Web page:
Ever since I was at primary school, I have loved telling stories. I was about seven years old when one of my essays was read out to the class for the first time. It was about an octopus in his underwater garden, inspired by the Beatles song. After that, my short works of junior fiction were often retold. Despite that, I can’t say I had a burning ambition to be a writer, and my teachers didn’t suggest it as a career path. Instead, I did the sensible thing and trained to be a secretary.
After leaving school at 18 I got a job in the Civil Service. Nice and safe, but not really me. After all, I was also a backing singer in a pub rock group. I wasn’t a punk but I had been inspired by the spirit of the movement, which was that anybody could get up on stage and perform. So I did.
Then, one day, my best friend showed me a job advert. The editor of Sounds – one of the three big music papers of that time – was looking for a new secretary. She thought it was the perfect job for me, but I wasn’t so sure. She thought it would help the band, and I was even less sure about that. Despite my resistance, I heeded the call to adventure and applied for the job. I got it.
I entered a new world that was in stark contrast to the safe confines of the Department of the Environment. The editorial office at Sounds was chaotic, fun, inspiring, mind-blowing… and a bit scary. But I settled in, found myself a new boyfriend (one of the journalists there), and started going out to gigs with him.
We often wrote the reviews together – but it didn’t occur to me that I might be able to write one myself. Until the day came when my boyfriend was too busy to write a review, and he asked me to do it, under my own name. I resisted – again – but eventually agreed.
I handed it to the reviews editor, who published it without much editing. I had to come up with a pen name because I didn’t want the publisher to know it was me – a mere secretary – writing for the paper. So my boyfriend suggested the name Betty Page. The real Betty (sometimes Bettie) was a 1950s cheesecake model who had a secret life posing for a bondage photographer. Not many people knew who she was at that time, so it was a bit of an in-joke for those in the know. And so my secret life commenced.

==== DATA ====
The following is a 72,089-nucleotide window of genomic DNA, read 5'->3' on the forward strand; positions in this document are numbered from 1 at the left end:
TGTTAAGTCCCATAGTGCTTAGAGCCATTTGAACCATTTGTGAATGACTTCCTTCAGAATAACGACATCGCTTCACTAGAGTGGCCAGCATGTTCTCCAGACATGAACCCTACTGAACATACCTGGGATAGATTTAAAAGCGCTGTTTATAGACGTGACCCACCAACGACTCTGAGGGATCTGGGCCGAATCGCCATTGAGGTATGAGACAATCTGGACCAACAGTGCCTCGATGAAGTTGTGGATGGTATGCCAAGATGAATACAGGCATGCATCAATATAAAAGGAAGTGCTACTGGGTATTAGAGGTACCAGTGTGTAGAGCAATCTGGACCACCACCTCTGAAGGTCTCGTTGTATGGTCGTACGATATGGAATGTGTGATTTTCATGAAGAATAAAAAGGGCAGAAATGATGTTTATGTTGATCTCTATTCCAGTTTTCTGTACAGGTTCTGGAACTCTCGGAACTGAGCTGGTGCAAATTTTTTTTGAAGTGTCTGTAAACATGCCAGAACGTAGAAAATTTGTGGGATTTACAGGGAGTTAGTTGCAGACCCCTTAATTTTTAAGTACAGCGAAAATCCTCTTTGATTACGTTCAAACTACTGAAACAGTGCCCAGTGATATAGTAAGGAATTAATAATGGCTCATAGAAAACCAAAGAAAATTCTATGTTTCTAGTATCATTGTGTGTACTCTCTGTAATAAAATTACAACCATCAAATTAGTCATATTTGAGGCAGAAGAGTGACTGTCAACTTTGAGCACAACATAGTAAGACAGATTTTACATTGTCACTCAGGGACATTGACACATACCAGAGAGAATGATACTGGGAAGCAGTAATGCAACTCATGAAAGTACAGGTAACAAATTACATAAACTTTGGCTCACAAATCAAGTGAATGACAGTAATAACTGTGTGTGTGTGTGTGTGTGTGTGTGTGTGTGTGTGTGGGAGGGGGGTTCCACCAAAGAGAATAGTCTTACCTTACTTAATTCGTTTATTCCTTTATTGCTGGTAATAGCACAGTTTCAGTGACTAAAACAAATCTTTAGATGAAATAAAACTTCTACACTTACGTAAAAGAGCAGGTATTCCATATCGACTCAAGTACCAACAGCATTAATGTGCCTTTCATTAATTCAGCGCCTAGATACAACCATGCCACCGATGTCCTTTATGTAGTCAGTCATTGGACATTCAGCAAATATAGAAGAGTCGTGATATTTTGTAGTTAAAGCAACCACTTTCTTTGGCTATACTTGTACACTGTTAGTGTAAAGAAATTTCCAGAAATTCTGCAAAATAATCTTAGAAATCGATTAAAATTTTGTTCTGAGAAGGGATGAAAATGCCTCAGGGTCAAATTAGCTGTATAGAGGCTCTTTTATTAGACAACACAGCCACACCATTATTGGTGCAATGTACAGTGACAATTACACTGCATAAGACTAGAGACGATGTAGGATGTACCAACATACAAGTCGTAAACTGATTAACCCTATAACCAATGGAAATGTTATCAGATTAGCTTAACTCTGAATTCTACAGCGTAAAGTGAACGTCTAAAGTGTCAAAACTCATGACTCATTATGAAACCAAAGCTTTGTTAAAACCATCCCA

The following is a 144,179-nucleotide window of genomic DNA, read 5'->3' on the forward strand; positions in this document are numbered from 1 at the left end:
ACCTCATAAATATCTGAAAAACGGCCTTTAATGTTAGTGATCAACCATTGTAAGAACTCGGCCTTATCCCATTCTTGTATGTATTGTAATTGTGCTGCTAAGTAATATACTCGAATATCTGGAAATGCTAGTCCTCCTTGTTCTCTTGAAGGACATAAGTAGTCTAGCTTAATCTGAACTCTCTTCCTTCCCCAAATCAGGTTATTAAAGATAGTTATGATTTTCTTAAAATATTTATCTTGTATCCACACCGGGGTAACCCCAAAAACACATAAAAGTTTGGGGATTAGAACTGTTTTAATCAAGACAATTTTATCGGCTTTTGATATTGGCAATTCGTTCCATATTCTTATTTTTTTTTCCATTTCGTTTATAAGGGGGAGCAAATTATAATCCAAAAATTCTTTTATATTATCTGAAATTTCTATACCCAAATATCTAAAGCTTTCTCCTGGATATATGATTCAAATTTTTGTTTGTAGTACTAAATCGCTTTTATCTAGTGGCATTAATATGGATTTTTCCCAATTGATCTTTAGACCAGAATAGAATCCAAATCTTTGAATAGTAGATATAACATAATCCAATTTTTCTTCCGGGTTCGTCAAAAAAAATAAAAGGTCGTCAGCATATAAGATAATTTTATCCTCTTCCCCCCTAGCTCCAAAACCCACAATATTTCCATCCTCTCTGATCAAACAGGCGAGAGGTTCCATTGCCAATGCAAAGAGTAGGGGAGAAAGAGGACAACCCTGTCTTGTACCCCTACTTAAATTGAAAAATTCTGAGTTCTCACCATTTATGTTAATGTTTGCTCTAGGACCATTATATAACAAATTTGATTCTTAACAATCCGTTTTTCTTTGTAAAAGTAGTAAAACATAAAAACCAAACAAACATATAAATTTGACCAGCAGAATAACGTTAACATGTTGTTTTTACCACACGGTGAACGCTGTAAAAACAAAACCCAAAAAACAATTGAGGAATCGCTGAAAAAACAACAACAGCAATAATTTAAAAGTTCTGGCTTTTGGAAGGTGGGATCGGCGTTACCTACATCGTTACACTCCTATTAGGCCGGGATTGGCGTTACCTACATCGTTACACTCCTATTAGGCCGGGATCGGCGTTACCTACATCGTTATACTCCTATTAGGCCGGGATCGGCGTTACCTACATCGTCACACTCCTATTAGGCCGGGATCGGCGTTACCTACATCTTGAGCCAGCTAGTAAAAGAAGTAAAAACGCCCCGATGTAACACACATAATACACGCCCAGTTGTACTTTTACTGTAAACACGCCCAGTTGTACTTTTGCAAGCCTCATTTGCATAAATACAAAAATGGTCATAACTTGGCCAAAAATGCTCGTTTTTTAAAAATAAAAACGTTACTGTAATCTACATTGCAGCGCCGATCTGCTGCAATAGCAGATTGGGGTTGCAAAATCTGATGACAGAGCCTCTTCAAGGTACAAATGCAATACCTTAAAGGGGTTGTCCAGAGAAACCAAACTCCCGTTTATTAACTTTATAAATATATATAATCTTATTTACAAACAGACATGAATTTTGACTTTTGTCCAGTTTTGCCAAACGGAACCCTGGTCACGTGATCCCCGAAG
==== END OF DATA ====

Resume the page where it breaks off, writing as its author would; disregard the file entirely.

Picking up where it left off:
For the next 12 months I led a double life as a secretary and nascent music journalist. That came to an end when my boss, Alan Lewis, offered me a full-time job as a Sounds staff writer. I couldn’t believe it. Neither could the publisher. The men at the top tried to put a stop to this madness. You couldn’t be giving a secretary a writer’s job, because every typist that entered the building might think she could do the same! This was the Seventies, after all…
But Alan – amazing mentor that he was – persisted and insisted, and I got the job. And so Betty Page became a proper music journalist.
For the next 15 years Betty/Beverley contributed to the pop cultural narrative of the country as a rock and pop writer, reviewing concerts and albums, interviewing bands and creating stories that plugged into the zeitgeist – most notably the New Romantics and the electronic music boom of the early Eighties. Many of these articles are archived at www.rocksbackpages.com
I chronicled the rise and fall of many popular artists, including Duran Duran, Spandau Ballet and Soft Cell, and observed the often toxic effects of fame first-hand. All this happened at a time when music papers were the only trusted source of information for fans.
Music journalists were taste-makers and opinion-formers; they could create movements and make or break bands. It was a heady, exhilarating responsibility and one that I took seriously. The greatest moments for me were when readers wrote to thank me for introducing them to a new group or album, or a fresh insight into their favourite artist.
In the mid-Eighties I became the editor of pop magazine Record Mirror, before going freelance as a writer and editor on a variety of music publications including the New Musical Express.
In the Nineties I left music journalism behind and got myself a proper job on Fleet Street, working first for The Observer, then The Sunday Telegraph and The Sunday Express – writing, editing and commissioning stories for those newspapers’ magazine and features sections.
In 2000 I embarked on the daunting project of writing a memoir about my time as a music journalist – a book spanning the Eighties. Part chronicle of the culture and music of that decade, part personal story, it took five years to complete – so I understand what it takes to delve into your own history and how challenging that can be.
As the digital age took hold in the new century, I watched as free content began to dominate the internet and citizens became storytellers. It was clear, as circulations declined, that the days of print were numbered and the type of journalism with which I had grown up was disappearing.
The internet has given everyone the ability to share content so amateurs and pros alike are telling stories in unprecedented numbers. Every Facebook update and tweet tells a story.
The mainstream media has long focused on doom and gloom but what I want to do now is spread good news and tell uplifting stories – stories that give people a sense of meaning and purpose.
I want to use my 35 years of experience as a journalist as well as my recently acquired skills as a life coach and public speaking trainer to help individuals and business owners tell stories to inspire others.
The posts on this website tell more of my story – but it’s not all about me, it’s about you as well.
I believe that well-crafted stories can change people and change the world.
Contact me on firstname.lastname@example.org